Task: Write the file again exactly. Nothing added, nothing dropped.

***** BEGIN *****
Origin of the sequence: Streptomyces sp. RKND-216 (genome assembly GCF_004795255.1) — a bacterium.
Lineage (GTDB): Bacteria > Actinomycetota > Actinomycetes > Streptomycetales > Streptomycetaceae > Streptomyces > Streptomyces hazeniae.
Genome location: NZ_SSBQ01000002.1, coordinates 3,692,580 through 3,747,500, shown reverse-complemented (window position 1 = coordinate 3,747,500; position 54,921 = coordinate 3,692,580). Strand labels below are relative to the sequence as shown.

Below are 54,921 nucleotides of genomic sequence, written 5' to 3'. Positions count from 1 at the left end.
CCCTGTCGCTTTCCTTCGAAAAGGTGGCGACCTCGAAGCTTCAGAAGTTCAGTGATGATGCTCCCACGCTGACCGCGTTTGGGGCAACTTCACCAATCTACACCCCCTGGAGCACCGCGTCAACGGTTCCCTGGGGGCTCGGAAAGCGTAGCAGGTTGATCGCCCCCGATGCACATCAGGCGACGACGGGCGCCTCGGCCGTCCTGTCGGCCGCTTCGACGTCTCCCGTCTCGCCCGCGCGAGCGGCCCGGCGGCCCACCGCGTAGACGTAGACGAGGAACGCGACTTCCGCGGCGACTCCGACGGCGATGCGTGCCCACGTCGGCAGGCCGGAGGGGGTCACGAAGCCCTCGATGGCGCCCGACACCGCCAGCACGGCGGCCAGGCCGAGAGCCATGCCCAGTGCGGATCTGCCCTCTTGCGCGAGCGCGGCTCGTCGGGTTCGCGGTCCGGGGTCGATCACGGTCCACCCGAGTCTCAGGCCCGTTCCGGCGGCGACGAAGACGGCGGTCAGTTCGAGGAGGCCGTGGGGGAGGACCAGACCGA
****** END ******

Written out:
Origin of the sequence: Streptomyces sp. RKND-216 (genome assembly GCF_004795255.1) — a bacterium.
Lineage (GTDB): Bacteria > Actinomycetota > Actinomycetes > Streptomycetales > Streptomycetaceae > Streptomyces > Streptomyces hazeniae.
Genome location: NZ_SSBQ01000002.1, coordinates 3,692,580 through 3,747,500, shown reverse-complemented (window position 1 = coordinate 3,747,500; position 54,921 = coordinate 3,692,580). Strand labels below are relative to the sequence as shown.

Below are 54,921 nucleotides of genomic sequence, written 5' to 3'. Positions count from 1 at the left end.
CCCTGTCGCTTTCCTTCGAAAAGGTGGCGACCTCGAAGCTTCAGAAGTTCAGTGATGATGCTCCCACGCTGACCGCGTTTGGGGCAACTTCACCAATCTACACCCCCTGGAGCACCGCGTCAACGGTTCCCTGGGGGCTCGGAAAGCGTAGCAGGTTGATCGCCCCCGATGCACATCAGGCGACGACGGGCGCCTCGGCCGTCCTGTCGGCCGCTTCGACGTCTCCCGTCTCGCCCGCGCGAGCGGCCCGGCGGCCCACCGCGTAGACGTAGACGAGGAACGCGACTTCCGCGGCGACTCCGACGGCGATGCGTGCCCACGTCGGCAGGCCGGAGGGGGTCACGAAGCCCTCGATGGCGCCCGACACCGCCAGCACGGCGGCCAGGCCGAGAGCCATGCCCAGTGCGGATCTGCCCTCTTGCGCGAGCGCGGCTCGTCGGGTTCGCGGTCCGGGGTCGATCACGGTCCACCCGAGTCTCAGGCCCGTTCCGGCGGCGACGAAGACGGCGGTCAGTTCGAGGAGGCCGTGGGGGAGGACCAGACCGA